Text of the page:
To face a future where cost is an opportunity, healthcare systems must blend three values or skills:
- Hardwired thriftiness. In an industry where even a midsized health system can have an annual budget approaching eight figures, it's tempting to chase only items with the largest opportunities for cost savings. That leaves too much money in the margins, as it were. Curt Kretzinger, chief operating officer at St. Joseph, MO–based Heartland Health, says his health system set a goal a while back to find $10 million or more in savings annually, which means they have to look harder each year. "To get the savings, we've had to find it in multiple smaller areas," he says. "We have one team that's looking at $2 million on a redesign of a technology. So we will still probably have one or two of that size, but the vast majority is smaller savings of $100,000 here, $80,000 there, and $300,000 here. When we start adding them all up, it becomes real money. It's a lot of small efforts that become a big win for the organization."
- Data, analysts, and accountability. If you don't have the data to understand where you are really losing money, the analytics in your IT system to poke it out, and then the analysts who can translate those opportunities into a plan for transformation, your opportunities for cost saving are invisible. Heartland Health uses what they call PASTE teams—problem, analysis, solution, transition, and evaluation—to identify ground-level opportunities for reducing waste and shaving cost. When there is a need for more resources, including Six Sigma black belts, those requests are submitted to an oversight team where initiatives are prioritized and results tracked with an organizational scorecard.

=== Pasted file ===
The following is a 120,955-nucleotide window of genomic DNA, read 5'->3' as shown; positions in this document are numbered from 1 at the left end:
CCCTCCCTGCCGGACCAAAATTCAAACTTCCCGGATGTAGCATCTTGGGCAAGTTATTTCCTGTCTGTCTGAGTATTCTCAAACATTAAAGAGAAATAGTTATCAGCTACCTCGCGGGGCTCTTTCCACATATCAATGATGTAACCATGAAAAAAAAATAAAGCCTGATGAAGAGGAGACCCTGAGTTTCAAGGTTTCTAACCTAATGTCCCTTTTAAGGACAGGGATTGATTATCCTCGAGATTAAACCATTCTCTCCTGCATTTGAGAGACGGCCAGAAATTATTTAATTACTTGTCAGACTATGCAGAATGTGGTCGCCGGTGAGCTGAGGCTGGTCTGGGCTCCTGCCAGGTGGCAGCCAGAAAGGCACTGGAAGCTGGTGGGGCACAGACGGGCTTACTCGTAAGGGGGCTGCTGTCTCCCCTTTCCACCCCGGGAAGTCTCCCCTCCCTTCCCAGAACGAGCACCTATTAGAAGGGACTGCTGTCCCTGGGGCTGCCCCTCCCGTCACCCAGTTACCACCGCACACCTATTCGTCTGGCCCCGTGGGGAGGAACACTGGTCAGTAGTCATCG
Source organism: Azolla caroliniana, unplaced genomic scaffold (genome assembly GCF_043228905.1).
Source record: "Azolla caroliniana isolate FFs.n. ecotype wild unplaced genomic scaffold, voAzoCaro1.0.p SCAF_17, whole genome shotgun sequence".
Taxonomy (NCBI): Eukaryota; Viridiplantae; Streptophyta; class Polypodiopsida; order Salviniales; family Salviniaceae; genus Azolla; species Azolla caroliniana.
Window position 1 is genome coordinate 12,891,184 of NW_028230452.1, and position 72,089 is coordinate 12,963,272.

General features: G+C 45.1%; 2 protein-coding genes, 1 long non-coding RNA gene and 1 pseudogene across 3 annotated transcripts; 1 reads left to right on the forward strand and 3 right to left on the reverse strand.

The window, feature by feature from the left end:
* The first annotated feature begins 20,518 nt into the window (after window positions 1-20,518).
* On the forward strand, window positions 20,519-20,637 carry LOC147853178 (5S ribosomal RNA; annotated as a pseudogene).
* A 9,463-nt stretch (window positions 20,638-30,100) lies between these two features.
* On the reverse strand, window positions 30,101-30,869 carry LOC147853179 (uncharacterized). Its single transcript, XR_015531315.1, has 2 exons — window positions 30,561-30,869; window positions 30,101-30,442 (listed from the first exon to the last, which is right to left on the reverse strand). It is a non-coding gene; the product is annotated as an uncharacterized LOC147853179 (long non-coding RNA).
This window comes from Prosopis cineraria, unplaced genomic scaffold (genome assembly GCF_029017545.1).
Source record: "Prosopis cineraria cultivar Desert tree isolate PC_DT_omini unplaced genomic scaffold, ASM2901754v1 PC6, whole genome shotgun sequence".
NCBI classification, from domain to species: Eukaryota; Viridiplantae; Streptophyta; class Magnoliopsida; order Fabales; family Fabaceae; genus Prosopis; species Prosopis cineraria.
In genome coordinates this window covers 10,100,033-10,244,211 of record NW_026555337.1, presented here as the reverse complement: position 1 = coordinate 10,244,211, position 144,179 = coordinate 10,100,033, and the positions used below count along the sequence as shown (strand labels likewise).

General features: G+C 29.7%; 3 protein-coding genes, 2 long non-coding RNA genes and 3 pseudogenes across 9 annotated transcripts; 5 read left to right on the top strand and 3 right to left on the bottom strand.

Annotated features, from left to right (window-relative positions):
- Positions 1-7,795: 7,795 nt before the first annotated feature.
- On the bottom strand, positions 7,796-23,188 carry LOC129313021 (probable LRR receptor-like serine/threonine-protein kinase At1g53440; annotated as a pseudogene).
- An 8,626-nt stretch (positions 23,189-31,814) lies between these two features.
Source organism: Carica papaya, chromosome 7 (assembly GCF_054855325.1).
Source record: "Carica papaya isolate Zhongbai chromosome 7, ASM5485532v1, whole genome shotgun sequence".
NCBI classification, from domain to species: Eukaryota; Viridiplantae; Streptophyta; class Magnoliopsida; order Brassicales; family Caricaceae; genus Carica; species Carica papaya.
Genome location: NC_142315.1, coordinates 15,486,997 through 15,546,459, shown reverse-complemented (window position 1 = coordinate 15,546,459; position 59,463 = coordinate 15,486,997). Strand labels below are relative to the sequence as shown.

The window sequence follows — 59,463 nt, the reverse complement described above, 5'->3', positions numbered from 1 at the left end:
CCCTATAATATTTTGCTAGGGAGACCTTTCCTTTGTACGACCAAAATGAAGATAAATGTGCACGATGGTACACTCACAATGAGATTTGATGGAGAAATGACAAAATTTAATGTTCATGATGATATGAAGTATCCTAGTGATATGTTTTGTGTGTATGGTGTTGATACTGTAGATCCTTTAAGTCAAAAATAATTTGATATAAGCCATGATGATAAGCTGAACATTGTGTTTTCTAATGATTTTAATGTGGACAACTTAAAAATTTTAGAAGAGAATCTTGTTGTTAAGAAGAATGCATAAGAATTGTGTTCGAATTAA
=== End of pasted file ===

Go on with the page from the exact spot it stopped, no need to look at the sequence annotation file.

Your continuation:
- A line to the patient. Cutting just for the sake of cutting poses risks. But the typical healthcare encounter has so much process waste that cuts can be made that also improve the patient experience. Savings have to pass the "voice of the customer" test at Heartland Health, says Dottie Bray, process leader for performance management. For example, in a typical primary-to-specialty referral, the patient may have to be the one who actually calls to schedule the appointment. When Heartland was redesigning its scheduling portal, it created a module so representatives in any office could see and schedule appointments in others within the Heartland network. It's better for the patient, Bray says, while also cutting down on the call volume (which equals time which equals money) in both primary and specialty care.
To be fair, I'm fairly certain a broad swath of healthcare systems have the vision to understand there is opportunity in the value side of delivery. I'm just not so sure there are many like Heartland—which was a 2009 Malcolm Baldrige National Quality Award winner—which have built the hard-won capability to contain costs that will enable them to compete in a high-quality, high-value care market.
To learn more about Heartland Health's journey, download the free HealthLeaders Media Live case study. To join our three-hour HealthLeaders Media Live videocast from Heartland Health on March 19 (noon-3 p.m. ET), please go to our registration page, where you can find a full agenda and list of speakers.
Jim Molpus is Leadership Programs Director of